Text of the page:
After centuries of additions and alterations, the centers of most major European cities have reached urban climax, finished and complete, their historic stature and designation compounding the sense of their untouchability.
No city is more “finished” than Paris, and within Paris, no quarter more complete than Île de la Cité, the island in the Seine where Notre Dame presides, along with the Palace of Justice, the Prefecture of Police, and the vast Hôtel-Dieu, the city’s oldest hospital. Despite the fact that the island is the historic center of Paris, with vestiges of the pre-Roman village in front of Notre Dame, most of today’s buildings on the island were built in the 19th century, conceived and constructed during and just after Georges-Eugène Haussman’s renewal of Paris. Remnants of the older city do remain at the tip and at the edges of the island, and within some of the 19th century buildings: the Palace of Justice surrounds the Sainte-Chapelle and absorbs parts of the original Gothic palace, leaving sections of the turreted Conciergerie untouched.
Parisians are protective of their city, one of the most beautiful and historically intact in the world, but sometimes practical need gives way to adjustments: e.g., I.M. Pei built his Pyramid in the Louvre courtyard to better accommodate the hordes that descend on the palace. Pei’s strategic insertion of that glass structure into the cour d’honneur of this holiest of French holies caused a seismic controversy.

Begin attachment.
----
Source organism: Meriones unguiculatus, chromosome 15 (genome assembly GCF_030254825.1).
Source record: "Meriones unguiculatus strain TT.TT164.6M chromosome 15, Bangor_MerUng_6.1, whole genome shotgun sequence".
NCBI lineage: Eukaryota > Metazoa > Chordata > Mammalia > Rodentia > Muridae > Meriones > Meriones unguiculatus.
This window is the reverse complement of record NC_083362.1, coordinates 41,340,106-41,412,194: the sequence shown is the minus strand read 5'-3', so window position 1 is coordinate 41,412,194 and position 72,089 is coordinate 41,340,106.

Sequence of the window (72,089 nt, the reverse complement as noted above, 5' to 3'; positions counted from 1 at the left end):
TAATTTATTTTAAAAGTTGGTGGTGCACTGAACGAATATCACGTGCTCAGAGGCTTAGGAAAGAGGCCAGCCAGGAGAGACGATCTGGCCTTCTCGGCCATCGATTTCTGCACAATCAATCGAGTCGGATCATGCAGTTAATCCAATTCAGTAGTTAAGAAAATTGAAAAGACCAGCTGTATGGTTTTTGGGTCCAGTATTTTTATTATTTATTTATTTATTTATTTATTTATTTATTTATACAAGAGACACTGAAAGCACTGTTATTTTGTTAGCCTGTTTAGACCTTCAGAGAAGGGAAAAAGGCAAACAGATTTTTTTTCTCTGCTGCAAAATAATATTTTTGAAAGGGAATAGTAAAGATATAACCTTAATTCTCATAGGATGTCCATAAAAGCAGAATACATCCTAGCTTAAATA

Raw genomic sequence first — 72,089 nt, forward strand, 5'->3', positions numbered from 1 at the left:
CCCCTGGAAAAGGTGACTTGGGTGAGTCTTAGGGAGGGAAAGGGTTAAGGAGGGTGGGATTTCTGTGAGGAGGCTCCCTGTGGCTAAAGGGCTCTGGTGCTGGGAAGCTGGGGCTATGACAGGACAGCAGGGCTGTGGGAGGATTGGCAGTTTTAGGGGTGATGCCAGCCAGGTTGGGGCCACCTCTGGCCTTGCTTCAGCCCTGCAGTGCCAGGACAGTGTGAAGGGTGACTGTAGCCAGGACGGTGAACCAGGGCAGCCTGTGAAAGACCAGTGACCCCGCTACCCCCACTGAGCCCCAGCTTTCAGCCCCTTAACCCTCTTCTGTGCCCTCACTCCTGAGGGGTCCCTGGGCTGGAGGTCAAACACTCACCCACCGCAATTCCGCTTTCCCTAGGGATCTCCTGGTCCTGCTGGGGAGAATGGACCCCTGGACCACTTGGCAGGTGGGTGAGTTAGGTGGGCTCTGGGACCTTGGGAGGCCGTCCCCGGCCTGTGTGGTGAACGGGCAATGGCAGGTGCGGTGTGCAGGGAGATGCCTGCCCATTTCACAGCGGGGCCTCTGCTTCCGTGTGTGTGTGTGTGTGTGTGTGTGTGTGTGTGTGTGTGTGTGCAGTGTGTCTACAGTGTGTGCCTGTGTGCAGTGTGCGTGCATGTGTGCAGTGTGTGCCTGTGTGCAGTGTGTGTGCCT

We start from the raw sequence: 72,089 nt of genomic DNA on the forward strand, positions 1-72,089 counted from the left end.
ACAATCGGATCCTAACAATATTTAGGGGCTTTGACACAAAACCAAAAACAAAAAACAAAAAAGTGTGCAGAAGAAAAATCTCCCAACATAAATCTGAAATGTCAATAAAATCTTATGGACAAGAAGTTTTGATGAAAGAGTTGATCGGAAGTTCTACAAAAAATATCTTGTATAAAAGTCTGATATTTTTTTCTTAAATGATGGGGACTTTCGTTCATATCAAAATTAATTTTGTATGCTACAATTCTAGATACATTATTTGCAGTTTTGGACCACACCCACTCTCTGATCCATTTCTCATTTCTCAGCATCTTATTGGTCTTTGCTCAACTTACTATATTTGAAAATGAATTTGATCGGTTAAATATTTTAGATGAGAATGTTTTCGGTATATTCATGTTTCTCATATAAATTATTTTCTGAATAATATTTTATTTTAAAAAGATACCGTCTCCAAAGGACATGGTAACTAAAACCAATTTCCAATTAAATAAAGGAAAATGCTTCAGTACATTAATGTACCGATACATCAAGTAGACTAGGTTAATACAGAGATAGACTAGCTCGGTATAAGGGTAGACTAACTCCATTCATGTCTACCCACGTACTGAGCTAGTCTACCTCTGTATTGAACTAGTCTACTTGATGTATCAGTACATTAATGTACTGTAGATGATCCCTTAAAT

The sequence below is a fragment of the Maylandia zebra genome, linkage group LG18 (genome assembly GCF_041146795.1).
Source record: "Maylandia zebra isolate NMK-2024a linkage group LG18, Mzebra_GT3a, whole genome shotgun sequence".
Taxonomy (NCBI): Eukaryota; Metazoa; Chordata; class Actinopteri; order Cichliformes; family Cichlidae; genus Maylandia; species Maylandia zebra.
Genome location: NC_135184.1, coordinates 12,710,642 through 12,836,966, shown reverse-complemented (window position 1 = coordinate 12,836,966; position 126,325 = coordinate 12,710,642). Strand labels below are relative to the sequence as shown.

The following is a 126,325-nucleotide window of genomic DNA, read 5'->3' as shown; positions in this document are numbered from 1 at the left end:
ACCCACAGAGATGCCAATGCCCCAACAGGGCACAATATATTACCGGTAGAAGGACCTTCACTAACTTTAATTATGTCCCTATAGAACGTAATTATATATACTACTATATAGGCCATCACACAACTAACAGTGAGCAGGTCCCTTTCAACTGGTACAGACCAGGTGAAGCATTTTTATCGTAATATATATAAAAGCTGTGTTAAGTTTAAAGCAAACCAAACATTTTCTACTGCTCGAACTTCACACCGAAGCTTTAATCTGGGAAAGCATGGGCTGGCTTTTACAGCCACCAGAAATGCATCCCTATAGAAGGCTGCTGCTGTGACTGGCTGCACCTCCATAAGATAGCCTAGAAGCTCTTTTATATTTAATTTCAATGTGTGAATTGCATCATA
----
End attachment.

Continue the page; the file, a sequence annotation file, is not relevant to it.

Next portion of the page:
So it is with keen interest and curiosity, mixed with caution and trepidation, that Parisians have flocked to see “Mission Île de la Cité," an exhibition on display through April 17 in the lofty ground-floor Gothic halls of the Palace of Justice. There, Paris architect Dominique Perrault, Hon. FAIA, and Philippe Bélaval, president of the Center of National Monuments, have jointly proposed the unthinkable: making major architectural and infrastructural changes to the island’s historically designated structures, and the urban spaces in and around them.
Perrault is an architect trusted by the establishment: an unreconstructed modernist, he built the National Library of France along the Seine in the 1990s, the last of Paris’s grands projets; just last year, he renovated the Pavillon Dufour at Versailles as an entrance pavilion, the eyes of France looking over his shoulder. In a dialogue with Pompidou curator Frédéric Miygarou, Perrault, for his book Groundscapes (Hyx, 2016), expounded on his interest in exploring the ground as a subterranean form of architecture.
The architect, working with Bélaval, took the whole Île de la Cité as his site, but he expanded it conceptually to include the space above and below the ground plane, developing it in all x, y, and z dimensions. He proposed adding atop buildings and in courtyards, taking advantage of any reasonable spatial opportunity; and he proposed digging beneath buildings and squares, creating a vast underground.
Perrault’s plan is displayed on the outside of a large rectangle of walls in the middle of a forest of Gothic arches and vaults; each wall of the exhibition is composed of panels onto which explanatory images of the island in its past, present, and future incarnations are projected. The 3D digital images afford an experience more immersive and accessible than traditional exhibitions featuring analog models and drawings.